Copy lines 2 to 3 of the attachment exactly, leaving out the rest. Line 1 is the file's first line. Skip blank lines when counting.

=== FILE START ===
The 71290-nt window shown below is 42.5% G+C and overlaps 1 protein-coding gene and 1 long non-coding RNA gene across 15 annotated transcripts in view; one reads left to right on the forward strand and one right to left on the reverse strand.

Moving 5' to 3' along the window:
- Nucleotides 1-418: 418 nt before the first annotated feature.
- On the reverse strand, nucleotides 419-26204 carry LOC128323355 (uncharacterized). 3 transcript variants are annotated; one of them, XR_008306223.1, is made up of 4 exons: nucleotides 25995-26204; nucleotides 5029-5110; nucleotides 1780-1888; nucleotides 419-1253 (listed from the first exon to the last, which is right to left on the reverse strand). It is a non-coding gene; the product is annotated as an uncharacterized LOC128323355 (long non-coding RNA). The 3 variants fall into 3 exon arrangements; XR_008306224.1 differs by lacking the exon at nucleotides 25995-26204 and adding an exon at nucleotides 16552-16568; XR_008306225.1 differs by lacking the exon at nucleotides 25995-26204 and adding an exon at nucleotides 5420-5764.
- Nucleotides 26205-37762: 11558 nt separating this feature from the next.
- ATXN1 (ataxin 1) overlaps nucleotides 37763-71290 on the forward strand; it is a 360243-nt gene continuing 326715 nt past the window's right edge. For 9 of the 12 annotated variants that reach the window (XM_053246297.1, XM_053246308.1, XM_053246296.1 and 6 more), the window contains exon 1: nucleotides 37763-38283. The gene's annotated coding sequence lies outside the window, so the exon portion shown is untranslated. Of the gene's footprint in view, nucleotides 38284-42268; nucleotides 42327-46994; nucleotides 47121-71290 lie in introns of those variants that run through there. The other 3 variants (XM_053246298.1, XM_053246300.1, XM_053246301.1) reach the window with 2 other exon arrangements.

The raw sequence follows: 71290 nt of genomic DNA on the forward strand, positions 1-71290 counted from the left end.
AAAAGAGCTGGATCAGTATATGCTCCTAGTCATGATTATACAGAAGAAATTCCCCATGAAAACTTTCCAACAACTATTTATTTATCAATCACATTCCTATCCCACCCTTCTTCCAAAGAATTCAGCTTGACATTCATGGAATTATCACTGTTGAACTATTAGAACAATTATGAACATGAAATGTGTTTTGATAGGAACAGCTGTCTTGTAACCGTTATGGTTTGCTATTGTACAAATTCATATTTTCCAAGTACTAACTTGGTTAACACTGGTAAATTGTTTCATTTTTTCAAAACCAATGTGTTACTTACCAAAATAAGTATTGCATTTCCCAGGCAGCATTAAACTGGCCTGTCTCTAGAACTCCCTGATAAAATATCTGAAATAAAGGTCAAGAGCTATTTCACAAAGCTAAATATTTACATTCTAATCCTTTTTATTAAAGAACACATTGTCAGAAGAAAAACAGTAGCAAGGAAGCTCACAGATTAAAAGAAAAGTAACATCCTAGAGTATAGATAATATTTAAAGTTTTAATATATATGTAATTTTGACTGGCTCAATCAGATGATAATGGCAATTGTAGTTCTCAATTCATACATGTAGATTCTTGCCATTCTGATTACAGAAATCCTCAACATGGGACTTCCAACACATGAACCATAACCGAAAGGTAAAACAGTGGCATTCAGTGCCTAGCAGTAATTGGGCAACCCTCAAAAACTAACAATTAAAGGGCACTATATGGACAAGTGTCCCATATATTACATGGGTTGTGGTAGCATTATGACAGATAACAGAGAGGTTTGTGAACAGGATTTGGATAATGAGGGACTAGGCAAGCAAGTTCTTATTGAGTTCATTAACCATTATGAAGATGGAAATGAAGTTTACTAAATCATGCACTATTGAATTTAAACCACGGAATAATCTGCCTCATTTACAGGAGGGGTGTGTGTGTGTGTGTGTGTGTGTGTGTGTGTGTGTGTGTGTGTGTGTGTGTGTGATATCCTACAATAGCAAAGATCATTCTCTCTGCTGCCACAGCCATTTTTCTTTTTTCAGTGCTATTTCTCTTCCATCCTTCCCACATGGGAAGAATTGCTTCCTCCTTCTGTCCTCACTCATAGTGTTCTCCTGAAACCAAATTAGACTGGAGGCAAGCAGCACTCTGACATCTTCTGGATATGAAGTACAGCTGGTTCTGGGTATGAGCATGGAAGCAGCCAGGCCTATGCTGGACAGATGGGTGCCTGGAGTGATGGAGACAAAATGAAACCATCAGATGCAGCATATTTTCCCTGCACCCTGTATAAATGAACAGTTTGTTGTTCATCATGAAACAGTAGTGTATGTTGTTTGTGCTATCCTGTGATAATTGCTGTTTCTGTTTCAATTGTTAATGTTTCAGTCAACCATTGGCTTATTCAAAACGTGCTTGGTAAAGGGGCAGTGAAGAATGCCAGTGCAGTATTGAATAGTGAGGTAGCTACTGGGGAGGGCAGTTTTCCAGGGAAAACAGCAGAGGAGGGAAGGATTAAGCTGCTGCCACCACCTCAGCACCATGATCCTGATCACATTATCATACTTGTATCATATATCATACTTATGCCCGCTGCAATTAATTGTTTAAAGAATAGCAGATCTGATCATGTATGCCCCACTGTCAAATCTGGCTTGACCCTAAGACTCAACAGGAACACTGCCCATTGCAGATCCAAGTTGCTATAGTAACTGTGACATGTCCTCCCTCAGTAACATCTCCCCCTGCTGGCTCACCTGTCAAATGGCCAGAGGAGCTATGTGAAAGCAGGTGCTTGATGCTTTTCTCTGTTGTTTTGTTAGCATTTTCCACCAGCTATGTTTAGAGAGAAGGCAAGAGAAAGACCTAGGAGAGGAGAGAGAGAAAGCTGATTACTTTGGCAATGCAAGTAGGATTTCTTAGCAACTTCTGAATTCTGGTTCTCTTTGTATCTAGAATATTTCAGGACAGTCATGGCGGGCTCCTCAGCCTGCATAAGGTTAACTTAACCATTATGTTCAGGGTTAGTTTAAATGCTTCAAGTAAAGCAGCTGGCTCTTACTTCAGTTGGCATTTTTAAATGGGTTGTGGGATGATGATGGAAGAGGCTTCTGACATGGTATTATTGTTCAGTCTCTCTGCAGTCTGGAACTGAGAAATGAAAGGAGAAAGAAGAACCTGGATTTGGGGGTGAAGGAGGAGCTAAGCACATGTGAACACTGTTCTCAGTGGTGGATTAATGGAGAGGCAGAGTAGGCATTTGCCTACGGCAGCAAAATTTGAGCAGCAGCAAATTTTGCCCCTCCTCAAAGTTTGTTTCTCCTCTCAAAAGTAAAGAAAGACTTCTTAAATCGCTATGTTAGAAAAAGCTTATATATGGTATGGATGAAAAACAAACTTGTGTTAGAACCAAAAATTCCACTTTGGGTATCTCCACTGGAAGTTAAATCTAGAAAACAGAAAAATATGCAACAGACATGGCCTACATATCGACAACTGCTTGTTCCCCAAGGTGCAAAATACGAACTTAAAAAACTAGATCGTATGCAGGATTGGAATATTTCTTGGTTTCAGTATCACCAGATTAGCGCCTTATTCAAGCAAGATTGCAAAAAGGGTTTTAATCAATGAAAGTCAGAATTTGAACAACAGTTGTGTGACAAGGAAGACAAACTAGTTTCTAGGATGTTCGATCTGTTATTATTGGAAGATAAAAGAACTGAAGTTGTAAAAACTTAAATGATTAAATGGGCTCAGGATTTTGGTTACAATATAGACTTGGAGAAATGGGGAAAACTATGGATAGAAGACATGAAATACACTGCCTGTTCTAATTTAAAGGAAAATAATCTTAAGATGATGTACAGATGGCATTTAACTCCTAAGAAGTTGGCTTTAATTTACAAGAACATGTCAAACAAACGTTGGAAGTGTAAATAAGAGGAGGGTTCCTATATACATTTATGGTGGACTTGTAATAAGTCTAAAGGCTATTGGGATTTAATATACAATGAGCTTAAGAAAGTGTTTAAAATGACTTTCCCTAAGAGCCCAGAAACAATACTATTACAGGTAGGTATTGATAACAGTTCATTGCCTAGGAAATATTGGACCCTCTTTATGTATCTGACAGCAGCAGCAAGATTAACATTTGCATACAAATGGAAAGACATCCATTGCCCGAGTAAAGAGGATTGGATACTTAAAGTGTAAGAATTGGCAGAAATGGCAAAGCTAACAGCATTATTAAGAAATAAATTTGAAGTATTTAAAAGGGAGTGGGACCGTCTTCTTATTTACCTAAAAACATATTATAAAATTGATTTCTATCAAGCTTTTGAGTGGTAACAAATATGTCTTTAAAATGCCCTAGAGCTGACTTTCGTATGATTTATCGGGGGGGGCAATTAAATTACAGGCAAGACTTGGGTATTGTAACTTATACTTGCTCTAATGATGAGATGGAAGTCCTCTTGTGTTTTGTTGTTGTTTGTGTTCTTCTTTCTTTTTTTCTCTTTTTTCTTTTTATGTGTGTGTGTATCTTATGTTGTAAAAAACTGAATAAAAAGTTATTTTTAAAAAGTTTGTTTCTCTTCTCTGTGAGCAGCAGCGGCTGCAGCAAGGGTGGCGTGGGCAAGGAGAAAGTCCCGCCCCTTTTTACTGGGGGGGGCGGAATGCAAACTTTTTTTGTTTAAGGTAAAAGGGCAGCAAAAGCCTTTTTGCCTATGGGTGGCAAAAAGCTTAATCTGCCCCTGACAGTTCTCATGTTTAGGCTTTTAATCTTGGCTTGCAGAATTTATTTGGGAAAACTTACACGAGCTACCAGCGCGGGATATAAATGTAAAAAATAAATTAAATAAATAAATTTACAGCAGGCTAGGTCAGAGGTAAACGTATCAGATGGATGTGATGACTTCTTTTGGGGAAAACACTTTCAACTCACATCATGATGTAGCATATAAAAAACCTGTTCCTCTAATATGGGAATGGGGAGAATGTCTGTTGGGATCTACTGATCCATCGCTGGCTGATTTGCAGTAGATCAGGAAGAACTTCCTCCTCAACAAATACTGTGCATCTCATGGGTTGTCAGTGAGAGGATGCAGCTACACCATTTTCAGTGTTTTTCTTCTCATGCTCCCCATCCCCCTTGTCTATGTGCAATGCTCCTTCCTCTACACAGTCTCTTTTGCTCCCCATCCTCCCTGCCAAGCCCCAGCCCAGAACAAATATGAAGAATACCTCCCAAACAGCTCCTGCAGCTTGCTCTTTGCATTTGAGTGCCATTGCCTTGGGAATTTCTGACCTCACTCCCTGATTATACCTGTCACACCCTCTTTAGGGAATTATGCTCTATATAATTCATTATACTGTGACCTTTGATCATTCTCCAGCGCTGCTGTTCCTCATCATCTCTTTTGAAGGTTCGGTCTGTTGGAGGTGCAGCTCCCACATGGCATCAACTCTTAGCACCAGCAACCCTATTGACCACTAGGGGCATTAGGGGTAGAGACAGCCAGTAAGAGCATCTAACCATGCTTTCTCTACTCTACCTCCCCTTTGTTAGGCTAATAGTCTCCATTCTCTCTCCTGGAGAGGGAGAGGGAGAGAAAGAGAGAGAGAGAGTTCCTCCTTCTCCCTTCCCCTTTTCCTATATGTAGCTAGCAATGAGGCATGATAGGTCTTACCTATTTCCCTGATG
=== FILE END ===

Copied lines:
Moving 5' to 3' along the window:
- Nucleotides 1-418: 418 nt before the first annotated feature.